Publicizing the Private: Femini st Locution in Taarab Songs and performance

Zaja JO. "Publicizing the Private: Femini st Locution in Taarab Songs and performance .". 2008.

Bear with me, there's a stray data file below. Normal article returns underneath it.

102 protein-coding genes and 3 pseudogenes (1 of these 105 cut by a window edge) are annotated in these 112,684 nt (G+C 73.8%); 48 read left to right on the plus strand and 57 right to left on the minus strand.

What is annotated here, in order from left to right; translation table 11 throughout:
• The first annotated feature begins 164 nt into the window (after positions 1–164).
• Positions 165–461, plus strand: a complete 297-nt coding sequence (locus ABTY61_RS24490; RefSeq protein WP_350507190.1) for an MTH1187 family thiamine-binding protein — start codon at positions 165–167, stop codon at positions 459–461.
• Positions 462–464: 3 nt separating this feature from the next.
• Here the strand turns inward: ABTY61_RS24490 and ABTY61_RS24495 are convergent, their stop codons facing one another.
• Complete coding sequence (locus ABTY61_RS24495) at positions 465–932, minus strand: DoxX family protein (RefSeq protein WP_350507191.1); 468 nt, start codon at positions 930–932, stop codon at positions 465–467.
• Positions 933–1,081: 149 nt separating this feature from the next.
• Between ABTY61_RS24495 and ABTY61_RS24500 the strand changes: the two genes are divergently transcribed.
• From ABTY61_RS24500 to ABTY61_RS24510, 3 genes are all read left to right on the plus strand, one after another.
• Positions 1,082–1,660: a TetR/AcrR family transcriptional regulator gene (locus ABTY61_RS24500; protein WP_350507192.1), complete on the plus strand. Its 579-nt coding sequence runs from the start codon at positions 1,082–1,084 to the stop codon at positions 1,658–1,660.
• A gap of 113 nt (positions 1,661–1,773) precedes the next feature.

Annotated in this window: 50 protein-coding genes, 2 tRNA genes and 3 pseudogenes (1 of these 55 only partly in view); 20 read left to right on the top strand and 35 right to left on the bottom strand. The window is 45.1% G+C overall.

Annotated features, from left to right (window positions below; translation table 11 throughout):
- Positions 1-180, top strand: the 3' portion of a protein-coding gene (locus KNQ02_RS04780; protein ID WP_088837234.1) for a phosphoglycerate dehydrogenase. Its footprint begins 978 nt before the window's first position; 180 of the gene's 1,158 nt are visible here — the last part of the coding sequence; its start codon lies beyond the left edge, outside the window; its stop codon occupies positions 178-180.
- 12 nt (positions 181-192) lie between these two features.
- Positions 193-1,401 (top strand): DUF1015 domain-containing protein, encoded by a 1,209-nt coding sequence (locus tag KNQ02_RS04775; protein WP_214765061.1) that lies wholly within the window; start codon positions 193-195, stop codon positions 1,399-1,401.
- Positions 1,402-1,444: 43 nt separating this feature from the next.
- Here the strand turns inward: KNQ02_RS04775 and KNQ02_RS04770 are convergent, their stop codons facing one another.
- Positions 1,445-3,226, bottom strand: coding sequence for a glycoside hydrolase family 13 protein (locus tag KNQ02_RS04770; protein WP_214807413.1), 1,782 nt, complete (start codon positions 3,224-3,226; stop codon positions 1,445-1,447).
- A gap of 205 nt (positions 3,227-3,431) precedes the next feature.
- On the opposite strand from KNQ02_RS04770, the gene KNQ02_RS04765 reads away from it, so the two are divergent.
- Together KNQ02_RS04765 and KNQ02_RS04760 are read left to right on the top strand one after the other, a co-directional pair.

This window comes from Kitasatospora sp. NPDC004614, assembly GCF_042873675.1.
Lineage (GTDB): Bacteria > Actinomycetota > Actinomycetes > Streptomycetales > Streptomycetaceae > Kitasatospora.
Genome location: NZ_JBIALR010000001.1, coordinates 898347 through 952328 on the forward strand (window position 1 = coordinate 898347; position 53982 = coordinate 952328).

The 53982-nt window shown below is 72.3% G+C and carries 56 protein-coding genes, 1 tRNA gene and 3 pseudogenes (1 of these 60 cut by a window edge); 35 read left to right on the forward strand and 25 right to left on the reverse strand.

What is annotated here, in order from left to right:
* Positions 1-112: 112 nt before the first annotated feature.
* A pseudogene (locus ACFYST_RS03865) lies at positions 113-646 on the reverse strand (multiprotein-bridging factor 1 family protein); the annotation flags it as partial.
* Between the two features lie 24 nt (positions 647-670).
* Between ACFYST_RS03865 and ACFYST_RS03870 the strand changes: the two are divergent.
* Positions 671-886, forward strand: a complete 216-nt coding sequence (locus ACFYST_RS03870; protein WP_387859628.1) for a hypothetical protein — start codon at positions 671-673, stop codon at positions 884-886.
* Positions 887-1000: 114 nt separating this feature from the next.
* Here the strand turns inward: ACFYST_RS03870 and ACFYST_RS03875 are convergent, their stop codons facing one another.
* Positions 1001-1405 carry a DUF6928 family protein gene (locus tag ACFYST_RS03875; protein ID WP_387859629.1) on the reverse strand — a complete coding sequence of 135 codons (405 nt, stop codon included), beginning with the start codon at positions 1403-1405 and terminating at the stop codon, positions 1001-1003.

Scholars have for long deliberated and debated what is truly public and private in the articulation of feminist agendas in the world of Kiswahili artistic compositions. This is true for the various written literary texts in all genres as well as the diverse strands of taarab music/poetry compositions. The issues that are central in animating feminist locution in these art forms and which contribute to the incessant making and re-making of the feminist public and private spaces are neither fixed nor immutable—hence the shifting of these factors from time to time dictate the nature and essence of the contestations of what ought to be public and private. In other words, given that women’s voice in both are forms—song and written literature—are ever changi ng, so too is the discussion of what is rightly perceive d as public or private. Thus, what constitutes public and pr ivate in the myriad interests of feminist discourses and therefore what animates locution in such discourses is dependent on concrete material interests as well as the relations those interests evoke. These interests are central in informing disputations with other contending interests, occasioning either expressions of dissatisfaction or affirmation. Consequently, strategic and pragmatic political positioning, control schisms and schemes, ge nder relations and mate rial contestations ar e always constant and continuous themes that get critically nuanc ed in these disputati ons—hence the gist of these compositions. There has been much animated critiquing of feminist image presentations and gender articulation in Kiswahili writing, but there has not been sim ilar and thorough going interest shown in the Swahili taarab song. Yet it is a sphere that is predominantly and conspicuously female in terms of its subject matter, compositi on and performance, a sphere in which there is a subtle politicization and public ization of supposedly private feminist concerns. However, the few studies on the Swahili taarab song and pe rformance have indeed pointed out that the whole taarab discourse is an intimately fema le sphere that foster s and advances women’s voices (Fair, L. 2001, Askew, K. M. 2002). Taarab songs have a long a nd rich history as a medium of social commentary among the inhabitants of the East African coast. This is a hi story that dates back to the last quarter of the 19 th century (1870 onwards) during the reign of Sultan Seyyid Bargash in the Zanzibar Sultanate. Taarab at that time was essentially an elite court music sang in Arabic within the courts of the ruling Arab elite, the merchant cl ass as well as the land owing aristocracy. It was as such inevitably performed on imported E gyptian and Arabic music instruments. Its transition to Kiswahili and therefore, its movement away from the sultan’s courts to the general public is credited to Siti binti Saad a woman of sl ave ancestry (Askew, ibid), who having observed and internalized th e intricacies of taarab music, its artistry and potential as a 2 terrain for social articulation, started com posing and singing taarab songs in Kiswahili. Taarab songs are as such sung Swahili oral poetry, primarily by women as singers and performers and less often as composers. (It should be noted, however, many taarab songs have multiple composers in the sense that one pe rson will be credited with the poem, another with music arrangement and a nother with singing. It is not uncommon for one person to combine all the credits). Taarab, as Askew (102- 3) explains, takes its name from the Arabic tarabun meaning joy, pleasure, delight, rapture, amus ement, entertainment, music, or ecstasy, a complete engagement with music. It is impe rative to add that this “complete engagement with music” spanning poetic composition, music arrangement and performance, is not essentially a private affair but rather a publicly accessible ar t form whose rendition spans both private and public interests, and in which wh at is sung is not only open to multiple interpretations, but also constitutes social action deployed to ne gotiate socioeconomic relations. Both Fair and Askew are agreed that, taarab songs are composed as social commentaries in which women as “composers” respond to and tr ansform local debates about class, gender and social relations into vers e and weave personal and communal experiences into songs, sung as personal statements on mo rals, relations and pr obity. The taarab song lyrics are embellished poetic compositions, rich in literary devices through which the songs ridicule socially unacceptable and deviant beha vior, praise and insult, warn and admonish perceived or imaginary personal or collectiv e enemies. The messages in the songs are sometimes products of true life experiences, po pular beliefs and discer nible lifestyles. They also reflect the nature of relations to social institutions, modes of inte rrelations or material circumstances. They may also be protests to or affirmations of social morals/behaviors such as greed, idleness, gossip, rumour and all manner of abhorrent sexual misconduct. Furthermore, they are also expressions of j oy, elation and personal or collective triumph. In essence, the songs are intricate yet generalized responses to soci al realities, beliefs, traditions, material conditions and institutional dynamics normally projected as personal or collective needs, desires, losses, miseries— in a word, various forms of social, economic and political struggles. They are in essence subtle strategies deployed to question, analyz e and reshape material and social relations. They are strata gems set out to publici ze and politicize private struggles—thus bringing into the public domai n subjects routinely muted, yet important at pointing out marginalized social act ors and competing alliances. By using extracts from three popular taarab s ongs, this paper examines how the taarab song lyrics in performance are viable sphe res for publicizing private pillow business. 3 Analyses of both the songs and their performances show clearly that they intricately articulate desires either denied or unful filled, with nuanced enunciations where the private and the public mutually interconnect a nd interrelate. Consequently the songs are an exposé, depiction and a rendition of underlying interactions tied to multiple and variable feminist locutions. Primarily, this paper, demonstrates how such locutions considered private are enabled— literally aired—through the public performance, recording and airplay of taarab songs